OPINION: It’s getting (way too) hot in here, Pomona

If Pomona College truly cared about its students’ health, they would try to make ends met and renovate their dorms. (Anna Choi • The Student Life)

My phone lit up, and I read the text message that popped up: “Who’s holding down the fort?” 

“Yeah, I’m holding it down,” one of my friends replied.

This fort is not your typical one. It’s not designed for protection. No. This is the TV room in Harwood lounge. Instead of protecting my friends and I, this fort protects us from the sweltering heat wave that swept California last week. When we found out that the tiny room had air conditioning, we claimed it as our “fort” because we have been sleeping in this room for one week. Everyone wants the room, so someone has to “hold down” the fort. 

Pomona College’s response to the heat wave presents a deeper issue than students creating forts in living rooms, though. Students are paying for rooms they can’t even sleep in because of the suffocating heat at night.

Unfortunately, this is not the first time 5C students have experienced this. A brutal heat wave hit Claremont around the same time in 2014. Across the 5Cs, responses were similar: the colleges established water stations, placed cots and mattresses in air-conditioned lounges and provided suggestions to students. Ricardo Townes, the Dean of Campus Life at Pomona then, stated that they would install ceiling fans in halls and have optional air conditioning for those who need it.

In an uncanny manner, Pomona this year responded the same way they did in the past. On Aug. 31, Dean Josh Eisenberg sent an email saying that Pomona placed ten mattresses in Harwood, Smiley and Wig and 20 mattresses in Walker Lounge. Misters and several water stations were installed across the campus. There were also cooling systems in some lounges. 

Townes, in the previous TSL article, asked a poignant question that foreshadowed a looming future, “The way we talked about this is, ‘Is this like a new normal? Should we anticipate this each fall?’”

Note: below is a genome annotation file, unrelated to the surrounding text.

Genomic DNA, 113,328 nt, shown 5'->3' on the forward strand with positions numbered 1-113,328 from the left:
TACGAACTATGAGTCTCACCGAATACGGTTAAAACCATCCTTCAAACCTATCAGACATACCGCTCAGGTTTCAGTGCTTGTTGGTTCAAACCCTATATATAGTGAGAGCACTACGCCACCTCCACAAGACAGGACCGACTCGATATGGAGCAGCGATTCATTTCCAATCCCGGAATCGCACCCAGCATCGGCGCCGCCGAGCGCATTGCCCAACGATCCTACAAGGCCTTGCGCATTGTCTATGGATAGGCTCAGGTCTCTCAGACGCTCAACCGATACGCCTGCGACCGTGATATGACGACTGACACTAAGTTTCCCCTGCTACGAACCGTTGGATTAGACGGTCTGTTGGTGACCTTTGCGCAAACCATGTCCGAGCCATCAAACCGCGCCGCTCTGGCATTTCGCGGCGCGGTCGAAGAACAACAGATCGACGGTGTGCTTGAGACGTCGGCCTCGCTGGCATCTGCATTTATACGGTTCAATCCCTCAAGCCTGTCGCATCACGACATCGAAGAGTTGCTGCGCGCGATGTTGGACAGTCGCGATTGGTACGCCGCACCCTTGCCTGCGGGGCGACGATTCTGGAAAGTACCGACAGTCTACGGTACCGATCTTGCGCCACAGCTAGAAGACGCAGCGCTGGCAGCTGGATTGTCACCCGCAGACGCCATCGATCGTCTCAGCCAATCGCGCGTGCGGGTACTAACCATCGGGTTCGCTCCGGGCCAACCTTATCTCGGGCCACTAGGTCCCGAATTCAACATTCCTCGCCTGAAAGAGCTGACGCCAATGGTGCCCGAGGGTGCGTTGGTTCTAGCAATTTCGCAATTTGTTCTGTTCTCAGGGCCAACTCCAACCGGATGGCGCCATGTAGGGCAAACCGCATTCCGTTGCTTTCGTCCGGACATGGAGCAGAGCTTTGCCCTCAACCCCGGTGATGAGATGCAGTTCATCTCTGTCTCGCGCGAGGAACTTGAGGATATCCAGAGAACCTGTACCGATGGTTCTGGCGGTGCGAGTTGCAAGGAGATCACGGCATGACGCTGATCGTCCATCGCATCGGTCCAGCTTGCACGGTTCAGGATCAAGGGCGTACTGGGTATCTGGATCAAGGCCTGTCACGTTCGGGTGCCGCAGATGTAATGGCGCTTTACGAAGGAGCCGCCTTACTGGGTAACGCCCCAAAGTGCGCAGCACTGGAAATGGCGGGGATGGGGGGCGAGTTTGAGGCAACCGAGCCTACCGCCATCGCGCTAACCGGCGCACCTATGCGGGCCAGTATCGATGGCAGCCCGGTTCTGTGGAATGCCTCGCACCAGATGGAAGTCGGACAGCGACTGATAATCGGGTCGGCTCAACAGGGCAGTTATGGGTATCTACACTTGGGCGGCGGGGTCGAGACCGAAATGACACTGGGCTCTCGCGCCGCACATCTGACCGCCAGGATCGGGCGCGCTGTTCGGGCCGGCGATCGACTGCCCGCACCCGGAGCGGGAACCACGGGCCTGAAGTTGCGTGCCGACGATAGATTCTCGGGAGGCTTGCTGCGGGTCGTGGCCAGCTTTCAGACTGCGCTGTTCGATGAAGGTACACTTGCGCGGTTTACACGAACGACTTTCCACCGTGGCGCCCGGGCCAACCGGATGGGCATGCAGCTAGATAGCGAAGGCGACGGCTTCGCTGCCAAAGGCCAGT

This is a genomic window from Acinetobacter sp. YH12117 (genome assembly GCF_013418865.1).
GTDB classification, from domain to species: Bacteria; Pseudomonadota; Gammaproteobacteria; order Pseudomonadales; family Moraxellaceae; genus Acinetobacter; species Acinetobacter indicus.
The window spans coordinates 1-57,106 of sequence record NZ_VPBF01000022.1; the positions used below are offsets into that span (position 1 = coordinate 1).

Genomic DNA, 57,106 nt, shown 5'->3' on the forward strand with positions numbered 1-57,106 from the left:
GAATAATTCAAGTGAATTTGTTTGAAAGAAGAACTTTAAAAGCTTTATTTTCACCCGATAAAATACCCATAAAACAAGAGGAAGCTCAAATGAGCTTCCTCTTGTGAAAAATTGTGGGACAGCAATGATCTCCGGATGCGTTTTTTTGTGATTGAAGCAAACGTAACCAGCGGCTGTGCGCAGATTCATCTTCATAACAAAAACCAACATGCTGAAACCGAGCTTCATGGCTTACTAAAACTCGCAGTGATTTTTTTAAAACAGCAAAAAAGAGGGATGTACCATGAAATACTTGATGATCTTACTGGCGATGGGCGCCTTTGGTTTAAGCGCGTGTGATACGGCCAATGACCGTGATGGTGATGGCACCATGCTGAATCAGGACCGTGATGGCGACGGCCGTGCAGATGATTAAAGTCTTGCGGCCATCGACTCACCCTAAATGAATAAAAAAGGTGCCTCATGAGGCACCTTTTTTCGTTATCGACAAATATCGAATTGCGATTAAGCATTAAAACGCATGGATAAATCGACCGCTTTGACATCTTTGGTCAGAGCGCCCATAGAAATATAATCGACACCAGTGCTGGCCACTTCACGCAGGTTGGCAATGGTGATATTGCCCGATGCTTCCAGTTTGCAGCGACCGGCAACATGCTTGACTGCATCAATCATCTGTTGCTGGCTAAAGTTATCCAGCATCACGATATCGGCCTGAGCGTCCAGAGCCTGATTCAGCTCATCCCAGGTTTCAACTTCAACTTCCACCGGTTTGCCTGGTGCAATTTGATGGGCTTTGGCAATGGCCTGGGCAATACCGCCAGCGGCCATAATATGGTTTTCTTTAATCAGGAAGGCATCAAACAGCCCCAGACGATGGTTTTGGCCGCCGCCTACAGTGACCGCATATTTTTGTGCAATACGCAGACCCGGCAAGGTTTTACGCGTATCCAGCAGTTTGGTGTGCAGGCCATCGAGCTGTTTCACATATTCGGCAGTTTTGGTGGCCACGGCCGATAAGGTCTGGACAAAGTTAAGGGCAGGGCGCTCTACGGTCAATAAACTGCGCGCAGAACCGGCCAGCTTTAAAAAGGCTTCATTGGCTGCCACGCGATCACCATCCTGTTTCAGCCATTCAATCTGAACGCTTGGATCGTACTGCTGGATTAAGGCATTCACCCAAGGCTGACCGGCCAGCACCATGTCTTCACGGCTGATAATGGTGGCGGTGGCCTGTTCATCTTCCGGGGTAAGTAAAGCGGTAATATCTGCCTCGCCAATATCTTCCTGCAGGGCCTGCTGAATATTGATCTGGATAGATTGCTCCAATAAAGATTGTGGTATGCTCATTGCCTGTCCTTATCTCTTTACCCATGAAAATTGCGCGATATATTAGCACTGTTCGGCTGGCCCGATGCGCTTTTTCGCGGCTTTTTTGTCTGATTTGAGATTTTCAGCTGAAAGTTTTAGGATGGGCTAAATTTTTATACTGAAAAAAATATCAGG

This might be the new normal, seeing as the trajectory of our planet is heading towards an unlivable one. Climate scientists are attributing frequent heat waves and higher intensities to human-induced climate change. To answer Townes’ question in 2022, this truly might be the new normal if we do not make collective efforts to see a more sustainable, cooler future. 

If this is our new normal, the Claremont Colleges must be proactive and intentional with the heat wave — particularly the installation of air conditioning systems and other measures. 

Students in all dorms are all paying the same room and board money. It is only by luck — or medical accommodation — that a student has air conditioning. As much as the colleges take pride in inclusivity, this is not inclusive. We aren’t even sleeping in the rooms we paid for but in a public space. There weren’t even enough cots for students, as there were hundreds of students without AC who were affected by the heat wave. 

The installation of air conditioners, not ceiling fans, across all the residence halls would benefit the students. Or, at least allow students to have their AC unit in their rooms without needing medical accommodations. 

While writing this piece, Assistant Vice President Robert Robinson sent an email on Sept. 9, explaining why there could not be ACs in older residence halls. 

“Pomona has had to weigh the fact that heat waves typically come at the edges of the academic year and balance that with the cost of large-scale renovations,” he wrote. 

The problem with citing the cost of large-scale renovations as a hurdle is that Pomona College’s endowment value as of the summer of 2021 was 3 billion dollars. This year, the cost of tuition with room and board — not accounting for personal or medical fees — is $78,176. Given how much students pay, and that Pomona just rebuilt its gym for over 50 million dollars, surely Pomona can afford at least to install AC in our rooms. 

Assistant Vice President Robert Robinson’s next point as to why older residence halls cannot have AC units installed is that they do not have the electrical capacity to handle it, which can lead to consequences like electrical fires. I want to call attention to the fact that Lyon was built in 1990 and, according to the Pomona College website, “partially renovated in 1998 and 2004.” 

Moreover, many residence halls were built roughly at the same time — or even before — most of the renovated academic and administration buildings that have AC. Renovating older residence halls is not an issue of lack of electrical capacity or time constraints: Pomona College just did not prioritize it. 

Health-related health issues impede the student’s ability to concentrate and perform well in classes. The students expressed discomfort about sleeping in a public area where COVID-19 restrictions weren’t guaranteed. Even when applying for medical accommodation to put AC in their dorms, the process was incredibly inaccessible and lengthy.

If Pomona College prides itself in quality education, this also means caring for students’ wellness and listening to suggestions. You can dismiss student concerns, but you cannot dismiss the inevitable: the planet is dying, and we are experiencing the brunt of it in this heatwave. And there’s more to come. 

Zeean Firmeza PO ’26 is from Miami, Florida. She enjoys drinking boba, playing video games and reading.


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